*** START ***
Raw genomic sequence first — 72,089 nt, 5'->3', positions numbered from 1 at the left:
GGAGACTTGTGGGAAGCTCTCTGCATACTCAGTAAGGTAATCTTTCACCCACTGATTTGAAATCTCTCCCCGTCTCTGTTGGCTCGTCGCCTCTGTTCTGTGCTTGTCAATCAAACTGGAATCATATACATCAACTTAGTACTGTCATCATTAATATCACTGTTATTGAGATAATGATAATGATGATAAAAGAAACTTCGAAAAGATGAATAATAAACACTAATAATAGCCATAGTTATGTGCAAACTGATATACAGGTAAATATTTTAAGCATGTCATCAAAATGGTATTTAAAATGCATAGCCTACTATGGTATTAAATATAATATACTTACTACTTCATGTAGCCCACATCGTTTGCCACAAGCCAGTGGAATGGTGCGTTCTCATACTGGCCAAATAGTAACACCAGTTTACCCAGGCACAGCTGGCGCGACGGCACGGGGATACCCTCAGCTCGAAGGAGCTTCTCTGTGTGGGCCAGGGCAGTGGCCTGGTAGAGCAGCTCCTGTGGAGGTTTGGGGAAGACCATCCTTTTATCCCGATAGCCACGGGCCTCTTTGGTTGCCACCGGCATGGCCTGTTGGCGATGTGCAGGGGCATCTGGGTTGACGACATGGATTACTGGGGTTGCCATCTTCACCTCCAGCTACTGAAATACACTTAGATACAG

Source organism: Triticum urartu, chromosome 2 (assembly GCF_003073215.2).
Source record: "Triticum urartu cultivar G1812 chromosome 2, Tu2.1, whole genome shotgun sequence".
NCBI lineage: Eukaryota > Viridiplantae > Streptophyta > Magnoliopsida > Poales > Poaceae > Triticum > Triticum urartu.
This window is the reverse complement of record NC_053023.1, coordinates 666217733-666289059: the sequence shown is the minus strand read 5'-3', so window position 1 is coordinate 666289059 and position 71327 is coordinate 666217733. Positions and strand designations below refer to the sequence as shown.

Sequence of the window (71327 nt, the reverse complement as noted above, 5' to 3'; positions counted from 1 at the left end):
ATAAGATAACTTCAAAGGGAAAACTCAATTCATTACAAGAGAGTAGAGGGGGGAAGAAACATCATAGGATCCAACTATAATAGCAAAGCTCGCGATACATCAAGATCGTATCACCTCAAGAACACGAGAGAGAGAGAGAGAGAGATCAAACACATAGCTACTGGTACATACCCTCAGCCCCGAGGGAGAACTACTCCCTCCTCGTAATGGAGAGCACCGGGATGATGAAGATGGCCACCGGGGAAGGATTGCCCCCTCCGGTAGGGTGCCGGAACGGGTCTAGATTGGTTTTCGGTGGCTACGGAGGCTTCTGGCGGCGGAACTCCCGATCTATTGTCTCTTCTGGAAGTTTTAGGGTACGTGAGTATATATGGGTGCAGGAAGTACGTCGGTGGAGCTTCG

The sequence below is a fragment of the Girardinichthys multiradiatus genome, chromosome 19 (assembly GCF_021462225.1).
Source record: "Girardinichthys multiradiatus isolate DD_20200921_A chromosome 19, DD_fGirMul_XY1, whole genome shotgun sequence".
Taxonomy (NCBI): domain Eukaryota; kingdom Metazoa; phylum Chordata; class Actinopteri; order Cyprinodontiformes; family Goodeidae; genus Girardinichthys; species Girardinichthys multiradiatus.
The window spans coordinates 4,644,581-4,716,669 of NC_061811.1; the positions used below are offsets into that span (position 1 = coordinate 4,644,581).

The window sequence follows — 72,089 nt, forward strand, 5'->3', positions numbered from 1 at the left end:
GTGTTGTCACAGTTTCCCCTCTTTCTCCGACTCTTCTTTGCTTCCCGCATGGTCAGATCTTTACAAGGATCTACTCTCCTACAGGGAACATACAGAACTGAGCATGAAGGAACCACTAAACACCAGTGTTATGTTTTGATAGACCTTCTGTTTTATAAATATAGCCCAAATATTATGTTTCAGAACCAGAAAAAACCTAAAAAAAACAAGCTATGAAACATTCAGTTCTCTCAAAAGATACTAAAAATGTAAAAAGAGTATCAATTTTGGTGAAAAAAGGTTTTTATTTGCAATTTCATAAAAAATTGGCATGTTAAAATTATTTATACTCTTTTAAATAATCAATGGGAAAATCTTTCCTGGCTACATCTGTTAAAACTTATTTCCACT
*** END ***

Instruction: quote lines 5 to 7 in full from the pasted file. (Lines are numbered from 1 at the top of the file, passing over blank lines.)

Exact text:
NCBI lineage: Eukaryota > Viridiplantae > Streptophyta > Magnoliopsida > Poales > Poaceae > Triticum > Triticum urartu.
This window is the reverse complement of record NC_053023.1, coordinates 666217733-666289059: the sequence shown is the minus strand read 5'-3', so window position 1 is coordinate 666289059 and position 71327 is coordinate 666217733. Positions and strand designations below refer to the sequence as shown.

Sequence of the window (71327 nt, the reverse complement as noted above, 5' to 3'; positions counted from 1 at the left end):